9. Do “Brainstorming” Sessions——In the military, we do “brainstorming” sessions during the planning stage of a military operation. We write down the possible scenario that will lead to a successful attainment of the mission/objective and in the same manner, write down the scenario that will lead to the failure of the mission. In running an ultra, you have to do this also. As of this time, you know already your strengths and weaknesses in running an ultra race. Write them down and review them as you recall them in your successes and failures in your past events. Write down also your “time-tested” remedies/solutions when you hit some “issues” along the run. From all these data, you can now write a chronological list of things to do and/or things that you experience in your body in every section of the course or in every certain period of time that you are running in an event. Hopefully, you will create a very long list and while you are reviewing them every day, you will be able to compress them and come up with an outline or a shorter version. Remember that the things on the list are the things that you are EXPECTED to do and the things that your body would react or expect to experience, considering the weather, your pace, and the terrain of the course during the race. If there is a need to have a back-up Plan, then do so! Read these plans as often as possible!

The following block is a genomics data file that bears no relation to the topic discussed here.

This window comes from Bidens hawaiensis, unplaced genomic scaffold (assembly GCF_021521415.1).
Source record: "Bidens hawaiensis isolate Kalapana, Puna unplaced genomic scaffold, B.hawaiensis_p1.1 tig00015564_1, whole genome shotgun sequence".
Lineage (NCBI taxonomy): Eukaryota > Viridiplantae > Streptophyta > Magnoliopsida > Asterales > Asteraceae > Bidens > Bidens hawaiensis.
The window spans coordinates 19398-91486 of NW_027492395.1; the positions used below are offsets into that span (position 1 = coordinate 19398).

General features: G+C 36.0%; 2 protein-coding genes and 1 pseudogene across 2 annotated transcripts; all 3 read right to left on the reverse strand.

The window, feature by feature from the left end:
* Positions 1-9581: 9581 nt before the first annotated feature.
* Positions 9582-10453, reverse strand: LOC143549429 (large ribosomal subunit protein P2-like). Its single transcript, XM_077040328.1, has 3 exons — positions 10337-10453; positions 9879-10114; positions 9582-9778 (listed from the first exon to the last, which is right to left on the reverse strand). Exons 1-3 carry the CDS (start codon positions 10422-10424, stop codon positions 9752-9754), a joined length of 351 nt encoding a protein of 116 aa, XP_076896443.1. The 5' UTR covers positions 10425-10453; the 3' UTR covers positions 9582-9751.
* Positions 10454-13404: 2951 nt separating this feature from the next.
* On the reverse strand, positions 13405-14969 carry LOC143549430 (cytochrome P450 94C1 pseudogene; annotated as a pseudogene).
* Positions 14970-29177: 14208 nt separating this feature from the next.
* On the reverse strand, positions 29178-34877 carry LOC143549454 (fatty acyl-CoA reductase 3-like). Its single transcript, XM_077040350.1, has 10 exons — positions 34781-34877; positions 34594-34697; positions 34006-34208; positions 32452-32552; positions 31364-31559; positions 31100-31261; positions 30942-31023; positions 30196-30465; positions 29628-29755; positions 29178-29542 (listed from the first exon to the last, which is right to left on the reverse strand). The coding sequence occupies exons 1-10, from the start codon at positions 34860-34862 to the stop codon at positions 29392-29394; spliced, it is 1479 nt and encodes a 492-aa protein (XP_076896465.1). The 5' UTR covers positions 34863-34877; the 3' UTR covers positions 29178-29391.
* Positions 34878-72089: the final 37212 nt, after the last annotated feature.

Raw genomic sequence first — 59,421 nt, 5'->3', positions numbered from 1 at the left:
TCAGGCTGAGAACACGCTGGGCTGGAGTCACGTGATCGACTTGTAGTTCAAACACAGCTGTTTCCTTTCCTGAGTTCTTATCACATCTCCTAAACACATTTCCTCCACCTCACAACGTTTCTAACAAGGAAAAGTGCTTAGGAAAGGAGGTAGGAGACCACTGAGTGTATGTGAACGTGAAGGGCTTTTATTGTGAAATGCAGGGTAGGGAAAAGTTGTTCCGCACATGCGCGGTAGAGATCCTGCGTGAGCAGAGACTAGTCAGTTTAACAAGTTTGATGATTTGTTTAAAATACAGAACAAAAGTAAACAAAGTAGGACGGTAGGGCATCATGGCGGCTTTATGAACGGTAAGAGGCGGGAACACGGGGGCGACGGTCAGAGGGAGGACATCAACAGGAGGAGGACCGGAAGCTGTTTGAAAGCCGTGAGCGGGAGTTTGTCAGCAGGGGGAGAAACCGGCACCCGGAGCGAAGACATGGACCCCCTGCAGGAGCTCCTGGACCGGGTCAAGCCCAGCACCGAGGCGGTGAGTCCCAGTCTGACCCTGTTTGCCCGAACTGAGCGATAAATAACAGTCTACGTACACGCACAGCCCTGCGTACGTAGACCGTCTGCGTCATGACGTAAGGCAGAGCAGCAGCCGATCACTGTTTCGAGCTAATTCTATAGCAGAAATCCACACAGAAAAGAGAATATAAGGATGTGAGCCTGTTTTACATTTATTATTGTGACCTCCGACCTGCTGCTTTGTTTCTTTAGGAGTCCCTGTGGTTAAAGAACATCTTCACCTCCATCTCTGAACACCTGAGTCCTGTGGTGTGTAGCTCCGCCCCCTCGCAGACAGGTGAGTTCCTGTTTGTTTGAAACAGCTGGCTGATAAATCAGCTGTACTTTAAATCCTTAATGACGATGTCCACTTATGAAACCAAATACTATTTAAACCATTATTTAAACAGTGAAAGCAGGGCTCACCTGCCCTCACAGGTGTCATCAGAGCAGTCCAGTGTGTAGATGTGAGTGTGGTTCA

Hiking 04

Do Your Homework Diligently

Since this post is for one’s mental preparation and training before a running event, I leave it at that and more to come on how we can sustain a positive mental attitude during the race. If you have any suggestions, feel free to make a comment/suggestion on this blog.